Mountain salts, sea salts, mixed salts: What to shake, what to bake
By Caroline Barlott | May 9, 2014
Nowadays, any mention of salt is often met with a warning. Our diets have become so heavily laden with sodium chloride that many people try to avoid it. But this wasn’t always the case.
Salt has a long history in global cultures as not only something that was desired for its healthful minerals and its ability to preserve food, but, for many years, it was literally worth its weight in gold. Moorish merchants traded it as currency as early as the sixth century and the word “salary” is derived from the Latin word salarium, which refers to ancient payments made in salt.
As machinery began to replace the old methods of extracting salt, many of the minerals that make salt so important were stripped away.
But that doesn’t mean all salt has lost its value. “Artisanal salts are hand-harvested and, since they aren’t processed as much, they maintain their nutrients, and only a small amount is needed,” says Virginia Marion of the Salt Cellar, just outside of Cremona, Alta. “So, you’re less likely to use too much of it, as long as you do your own salting and avoid pre-packaged foods.”
She sells many salts from different parts of the world – sel gris from France, pink salt from the Himalayan mountains and Murray River sea salt from Australia, to name a few.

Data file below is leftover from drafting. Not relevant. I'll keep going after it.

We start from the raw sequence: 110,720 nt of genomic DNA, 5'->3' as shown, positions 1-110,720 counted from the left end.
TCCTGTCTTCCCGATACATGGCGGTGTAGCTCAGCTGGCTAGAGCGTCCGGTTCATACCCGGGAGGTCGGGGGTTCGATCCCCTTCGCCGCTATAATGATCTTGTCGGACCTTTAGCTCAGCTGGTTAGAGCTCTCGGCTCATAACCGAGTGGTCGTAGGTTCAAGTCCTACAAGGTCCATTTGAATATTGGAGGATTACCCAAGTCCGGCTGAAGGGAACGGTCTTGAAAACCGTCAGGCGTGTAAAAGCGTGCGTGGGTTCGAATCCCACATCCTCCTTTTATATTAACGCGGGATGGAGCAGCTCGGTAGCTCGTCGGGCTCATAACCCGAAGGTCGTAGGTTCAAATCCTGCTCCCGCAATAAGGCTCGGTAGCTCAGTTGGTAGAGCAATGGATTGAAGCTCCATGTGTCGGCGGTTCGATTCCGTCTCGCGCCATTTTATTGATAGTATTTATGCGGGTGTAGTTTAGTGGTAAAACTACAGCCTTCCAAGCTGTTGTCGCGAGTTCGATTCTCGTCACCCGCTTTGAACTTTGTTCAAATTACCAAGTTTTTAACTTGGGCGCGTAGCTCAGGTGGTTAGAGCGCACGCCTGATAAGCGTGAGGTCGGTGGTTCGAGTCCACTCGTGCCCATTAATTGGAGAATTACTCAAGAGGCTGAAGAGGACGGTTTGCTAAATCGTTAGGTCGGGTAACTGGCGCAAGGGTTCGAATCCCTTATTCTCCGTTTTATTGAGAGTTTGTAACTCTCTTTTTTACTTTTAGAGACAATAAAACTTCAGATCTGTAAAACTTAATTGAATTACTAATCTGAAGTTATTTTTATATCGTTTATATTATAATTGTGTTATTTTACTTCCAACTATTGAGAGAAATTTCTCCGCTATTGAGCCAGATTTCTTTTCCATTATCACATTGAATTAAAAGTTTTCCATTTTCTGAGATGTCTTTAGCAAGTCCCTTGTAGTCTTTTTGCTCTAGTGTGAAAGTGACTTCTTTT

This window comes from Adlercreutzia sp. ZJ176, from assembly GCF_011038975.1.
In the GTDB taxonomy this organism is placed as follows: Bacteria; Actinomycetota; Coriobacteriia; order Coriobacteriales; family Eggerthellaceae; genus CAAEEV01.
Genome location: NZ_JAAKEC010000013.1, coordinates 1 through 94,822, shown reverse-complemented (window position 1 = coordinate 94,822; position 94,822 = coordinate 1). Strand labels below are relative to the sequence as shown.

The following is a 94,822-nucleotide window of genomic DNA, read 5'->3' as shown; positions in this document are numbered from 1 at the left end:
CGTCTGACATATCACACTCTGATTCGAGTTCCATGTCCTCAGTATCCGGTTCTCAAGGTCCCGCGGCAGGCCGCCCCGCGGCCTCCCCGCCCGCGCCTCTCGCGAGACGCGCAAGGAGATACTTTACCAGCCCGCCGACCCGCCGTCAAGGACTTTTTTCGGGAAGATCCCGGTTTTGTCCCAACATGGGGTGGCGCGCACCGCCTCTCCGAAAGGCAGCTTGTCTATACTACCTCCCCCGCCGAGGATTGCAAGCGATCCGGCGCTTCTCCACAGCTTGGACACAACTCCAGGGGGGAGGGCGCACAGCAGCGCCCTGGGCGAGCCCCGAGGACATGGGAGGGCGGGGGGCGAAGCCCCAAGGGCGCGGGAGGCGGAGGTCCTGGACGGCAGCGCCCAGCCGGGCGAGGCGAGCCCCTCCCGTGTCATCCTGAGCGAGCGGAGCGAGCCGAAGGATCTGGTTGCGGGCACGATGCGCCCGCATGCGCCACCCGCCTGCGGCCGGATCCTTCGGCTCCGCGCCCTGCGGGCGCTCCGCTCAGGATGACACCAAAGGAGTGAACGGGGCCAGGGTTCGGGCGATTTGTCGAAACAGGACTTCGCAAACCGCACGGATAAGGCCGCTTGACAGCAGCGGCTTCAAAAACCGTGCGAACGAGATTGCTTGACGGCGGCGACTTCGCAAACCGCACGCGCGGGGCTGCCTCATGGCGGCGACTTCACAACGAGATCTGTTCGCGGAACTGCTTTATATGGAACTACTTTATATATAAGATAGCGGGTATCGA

Evoolution in Edmonton carries two salts from Hawaii – Alaea, that has a burnt orange colour due to the volcanic clay that leaves traces of iron oxide, and Hiwa Kai, which is black, since the sea salt was combined with activated charcoal from lava. Flavour-wise, Alaea has a sweeter finish, making it ideal for the traditional kalua pig, while the more savoury, nutty taste of the Hiwa Kai is often used as a finishing salt.
The textures created when harvesting sea salts make for more than just a visually interesting product, according to Curtis Savage, co-owner of Evoolution. Different textures work better for different types of dishes. Flake salts dissolve more evenly, making them ideal for baking. Coarser salts, like the Himalayan, are more appropriate for sprinkling on a dish to add flavour.
Chef Jan Trittenbach of Packrat Louie has experimented with Himalayan salt, most recently on seared scallops. “It adds colour and minerals. I only use three or four little crystals, and it gives a cleaner, stronger flavour,” says Trittenbach.
Savage says that the Himalayan salt has been popular for a while, but salts that are starting to gain more traction are those that are flavoured and smoked. The vintage merlot salt from Evoolution has a fine texture and a deep maroon colour, because the crystals were mixed with red wine, lending it a rich vino mouth feel.
But the crme-de-la-crme of salts, according to Marion, is fleur de sel, which means “flower of the salt.” Fleur de sel is skimmed from the top of the sea much like you’d take the cream from the top of milk. The high-end product is often used in baked goods to contrast the sweetness of a dessert with a slight taste of the sea. Duchess Baked Goods often creates pastries with fleur de sel, and, next door, Provisions carries it.
Cities were once built around the salt mines – and in some cases, the element itself was used to create incredible works of architecture. Four cathedrals are built underground in the Polish Wieliczka Salt Mine, with everything down to the elaborate chandeliers crafted from salt. Artisanal salts are starting to bring a little of that wonder back to the table, ensuring that the saying “salt of the earth” remains the finest of compliments.
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